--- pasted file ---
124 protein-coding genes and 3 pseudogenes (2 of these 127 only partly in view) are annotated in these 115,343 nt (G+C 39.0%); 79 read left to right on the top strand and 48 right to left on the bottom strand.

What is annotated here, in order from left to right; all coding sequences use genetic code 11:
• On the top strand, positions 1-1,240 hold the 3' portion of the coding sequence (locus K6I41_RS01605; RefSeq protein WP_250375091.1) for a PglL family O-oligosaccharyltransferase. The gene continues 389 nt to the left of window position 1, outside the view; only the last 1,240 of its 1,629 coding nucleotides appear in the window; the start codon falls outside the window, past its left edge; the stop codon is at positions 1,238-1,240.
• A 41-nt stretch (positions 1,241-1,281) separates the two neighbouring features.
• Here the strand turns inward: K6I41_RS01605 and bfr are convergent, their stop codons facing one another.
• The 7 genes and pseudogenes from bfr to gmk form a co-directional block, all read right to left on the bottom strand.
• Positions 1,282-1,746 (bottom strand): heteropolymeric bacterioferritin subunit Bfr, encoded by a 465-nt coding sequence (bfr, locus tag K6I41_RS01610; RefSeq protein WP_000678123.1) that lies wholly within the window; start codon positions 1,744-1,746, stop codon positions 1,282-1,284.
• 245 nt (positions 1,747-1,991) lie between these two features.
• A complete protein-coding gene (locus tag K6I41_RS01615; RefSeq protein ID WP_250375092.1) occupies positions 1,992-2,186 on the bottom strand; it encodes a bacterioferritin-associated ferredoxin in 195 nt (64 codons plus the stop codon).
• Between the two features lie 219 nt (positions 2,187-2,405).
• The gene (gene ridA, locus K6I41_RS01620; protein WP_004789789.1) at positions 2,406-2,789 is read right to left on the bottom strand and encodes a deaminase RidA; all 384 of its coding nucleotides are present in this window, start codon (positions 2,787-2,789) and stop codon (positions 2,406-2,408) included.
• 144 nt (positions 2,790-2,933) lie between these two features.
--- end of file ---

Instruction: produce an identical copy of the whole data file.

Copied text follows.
124 protein-coding genes and 3 pseudogenes (2 of these 127 only partly in view) are annotated in these 115,343 nt (G+C 39.0%); 79 read left to right on the top strand and 48 right to left on the bottom strand.

What is annotated here, in order from left to right; all coding sequences use genetic code 11:
• On the top strand, positions 1-1,240 hold the 3' portion of the coding sequence (locus K6I41_RS01605; RefSeq protein WP_250375091.1) for a PglL family O-oligosaccharyltransferase. The gene continues 389 nt to the left of window position 1, outside the view; only the last 1,240 of its 1,629 coding nucleotides appear in the window; the start codon falls outside the window, past its left edge; the stop codon is at positions 1,238-1,240.
• A 41-nt stretch (positions 1,241-1,281) separates the two neighbouring features.
• Here the strand turns inward: K6I41_RS01605 and bfr are convergent, their stop codons facing one another.
• The 7 genes and pseudogenes from bfr to gmk form a co-directional block, all read right to left on the bottom strand.
• Positions 1,282-1,746 (bottom strand): heteropolymeric bacterioferritin subunit Bfr, encoded by a 465-nt coding sequence (bfr, locus tag K6I41_RS01610; RefSeq protein WP_000678123.1) that lies wholly within the window; start codon positions 1,744-1,746, stop codon positions 1,282-1,284.
• 245 nt (positions 1,747-1,991) lie between these two features.
• A complete protein-coding gene (locus tag K6I41_RS01615; RefSeq protein ID WP_250375092.1) occupies positions 1,992-2,186 on the bottom strand; it encodes a bacterioferritin-associated ferredoxin in 195 nt (64 codons plus the stop codon).
• Between the two features lie 219 nt (positions 2,187-2,405).
• The gene (gene ridA, locus K6I41_RS01620; protein WP_004789789.1) at positions 2,406-2,789 is read right to left on the bottom strand and encodes a deaminase RidA; all 384 of its coding nucleotides are present in this window, start codon (positions 2,787-2,789) and stop codon (positions 2,406-2,408) included.
• 144 nt (positions 2,790-2,933) lie between these two features.